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Author Notes:

Correspondence should be addressed to Eva Reinisch, Ludwig-Maximilian-Universität München, Institute of Phonetics and Speech Processing, Schellingstraße 3, 80799 Munich, Germany. E-mail: eva.reinisch@gmx.net.

We thank Felicia Jackson, Felicia Long, and Hayley Heaton for helping with the preparation of materials, and Lauren Clepper for help with running the experiments. We also thank Patricia Bauer and the Memory at Emory laboratory for the use of the eye tracker.


Research Funding:

The project was funded by a grant of the German Research Foundation (DFG) JE510/2-1 awarded to the first and second authors. This research was also supported in part by National Institutes of Health Research Grant RO1 DC 008108 to Emory University.


  • tone of voice
  • prosody
  • word learning
  • word meaning
  • speech perception

Tone of voice guides word learning in informative referential contexts


Journal Title:

Quarterly Journal of Experimental Psychology


Volume 66, Number 6


, Pages 1227-1240

Type of Work:

Article | Post-print: After Peer Review


Listeners infer which object in a visual scene a speaker refers to from the systematic variation of the speaker’s tone of voice (ToV). We examined whether ToV also guides word learning. During exposure, participants heard novel adjectives (e.g., “daxen”) spoken with a ToV representing hot, cold, strong, weak, big, or small while viewing picture pairs representing the meaning of the adjective and its antonym (e.g., elephant-ant for big-small). Eye fixations were recorded to monitor referent detection and learning. During test, participants heard the adjectives spoken with a neutral ToV, while selecting referents from familiar and unfamiliar picture pairs. Participants were able to learn the adjectives’ meanings, and, even in the absence of informative ToV, generalise them to new referents. A second experiment addressed whether ToV provides sufficient information to infer the adjectival meaning or needs to operate within a referential context providing information about the relevant semantic dimension. Participants who saw printed versions of the novel words during exposure performed at chance during test. ToV, in conjunction with the referential context, thus serves as a cue to word meaning. ToV establishes relations between labels and referents for listeners to exploit in word learning.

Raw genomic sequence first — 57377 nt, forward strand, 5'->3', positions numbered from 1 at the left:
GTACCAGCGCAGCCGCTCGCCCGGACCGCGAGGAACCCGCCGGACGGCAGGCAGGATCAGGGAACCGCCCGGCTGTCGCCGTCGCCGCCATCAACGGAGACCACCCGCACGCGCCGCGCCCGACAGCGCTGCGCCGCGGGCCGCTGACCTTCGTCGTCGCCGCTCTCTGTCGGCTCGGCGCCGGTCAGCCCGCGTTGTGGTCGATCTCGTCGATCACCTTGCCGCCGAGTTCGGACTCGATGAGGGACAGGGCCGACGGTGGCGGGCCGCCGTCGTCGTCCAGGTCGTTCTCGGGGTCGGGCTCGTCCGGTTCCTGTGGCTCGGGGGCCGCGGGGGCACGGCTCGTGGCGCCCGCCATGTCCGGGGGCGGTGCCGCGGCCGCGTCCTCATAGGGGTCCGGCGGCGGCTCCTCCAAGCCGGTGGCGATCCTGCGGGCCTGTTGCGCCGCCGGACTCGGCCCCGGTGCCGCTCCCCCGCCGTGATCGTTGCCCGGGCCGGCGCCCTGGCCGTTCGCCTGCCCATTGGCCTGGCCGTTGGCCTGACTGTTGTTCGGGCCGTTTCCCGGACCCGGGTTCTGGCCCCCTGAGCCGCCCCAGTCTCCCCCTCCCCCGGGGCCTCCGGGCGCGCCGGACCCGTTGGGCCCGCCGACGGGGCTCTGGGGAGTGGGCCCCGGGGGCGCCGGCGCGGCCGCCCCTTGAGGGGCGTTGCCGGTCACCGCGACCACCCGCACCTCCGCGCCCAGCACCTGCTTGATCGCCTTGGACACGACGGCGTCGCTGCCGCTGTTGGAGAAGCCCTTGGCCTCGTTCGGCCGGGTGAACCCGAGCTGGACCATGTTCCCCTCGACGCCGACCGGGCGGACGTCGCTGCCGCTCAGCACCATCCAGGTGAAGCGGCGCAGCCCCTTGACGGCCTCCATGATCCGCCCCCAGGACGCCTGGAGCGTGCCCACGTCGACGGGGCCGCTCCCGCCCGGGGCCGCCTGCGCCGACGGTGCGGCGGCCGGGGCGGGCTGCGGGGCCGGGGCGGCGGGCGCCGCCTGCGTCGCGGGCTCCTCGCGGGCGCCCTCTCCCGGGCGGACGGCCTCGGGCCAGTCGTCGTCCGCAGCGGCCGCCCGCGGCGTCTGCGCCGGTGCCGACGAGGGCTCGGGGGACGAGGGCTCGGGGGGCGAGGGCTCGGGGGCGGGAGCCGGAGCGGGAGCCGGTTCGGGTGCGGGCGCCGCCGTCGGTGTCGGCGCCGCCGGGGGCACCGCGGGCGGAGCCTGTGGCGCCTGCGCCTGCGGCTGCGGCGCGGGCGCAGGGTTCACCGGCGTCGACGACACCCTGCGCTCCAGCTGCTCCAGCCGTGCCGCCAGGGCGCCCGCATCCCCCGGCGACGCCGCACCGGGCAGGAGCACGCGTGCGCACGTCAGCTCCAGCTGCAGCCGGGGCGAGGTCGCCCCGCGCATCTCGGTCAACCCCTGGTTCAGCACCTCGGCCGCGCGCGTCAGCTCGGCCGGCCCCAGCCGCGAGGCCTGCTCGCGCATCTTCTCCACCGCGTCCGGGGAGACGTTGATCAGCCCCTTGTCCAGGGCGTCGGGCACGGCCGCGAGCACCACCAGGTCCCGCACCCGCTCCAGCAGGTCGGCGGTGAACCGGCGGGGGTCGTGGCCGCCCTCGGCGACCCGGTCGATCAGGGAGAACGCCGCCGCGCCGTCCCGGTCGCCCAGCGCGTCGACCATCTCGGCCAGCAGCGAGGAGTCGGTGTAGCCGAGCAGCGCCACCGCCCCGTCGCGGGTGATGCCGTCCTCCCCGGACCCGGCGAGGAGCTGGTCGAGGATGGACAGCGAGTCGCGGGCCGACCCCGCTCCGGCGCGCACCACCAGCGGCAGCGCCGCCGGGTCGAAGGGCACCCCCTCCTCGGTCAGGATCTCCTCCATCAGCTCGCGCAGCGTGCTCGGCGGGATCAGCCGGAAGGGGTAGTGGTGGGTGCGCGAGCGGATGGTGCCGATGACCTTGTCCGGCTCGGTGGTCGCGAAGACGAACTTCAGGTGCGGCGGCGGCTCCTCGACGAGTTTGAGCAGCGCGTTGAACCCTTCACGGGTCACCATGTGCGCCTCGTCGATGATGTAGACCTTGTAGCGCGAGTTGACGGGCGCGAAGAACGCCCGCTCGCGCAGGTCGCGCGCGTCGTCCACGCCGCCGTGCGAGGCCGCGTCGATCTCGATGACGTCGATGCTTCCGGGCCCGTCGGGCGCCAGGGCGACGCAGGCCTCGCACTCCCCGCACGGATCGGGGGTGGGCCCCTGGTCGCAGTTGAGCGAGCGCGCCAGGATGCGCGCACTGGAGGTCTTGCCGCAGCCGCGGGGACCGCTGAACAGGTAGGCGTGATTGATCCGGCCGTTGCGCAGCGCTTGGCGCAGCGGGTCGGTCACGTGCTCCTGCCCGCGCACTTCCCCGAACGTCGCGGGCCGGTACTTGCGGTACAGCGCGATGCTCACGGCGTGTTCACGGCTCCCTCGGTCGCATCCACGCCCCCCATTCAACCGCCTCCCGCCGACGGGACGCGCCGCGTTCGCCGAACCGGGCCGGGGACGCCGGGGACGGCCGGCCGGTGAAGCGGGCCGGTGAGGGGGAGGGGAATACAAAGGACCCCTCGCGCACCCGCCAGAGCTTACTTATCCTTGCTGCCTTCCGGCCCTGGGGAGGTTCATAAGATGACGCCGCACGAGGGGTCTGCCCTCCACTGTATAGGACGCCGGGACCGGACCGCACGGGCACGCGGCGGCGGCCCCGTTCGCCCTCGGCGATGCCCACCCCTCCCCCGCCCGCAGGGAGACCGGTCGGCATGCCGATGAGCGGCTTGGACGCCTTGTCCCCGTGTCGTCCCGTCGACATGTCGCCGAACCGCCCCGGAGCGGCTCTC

Copyright information:

© 2013 The Experimental Psychology Society

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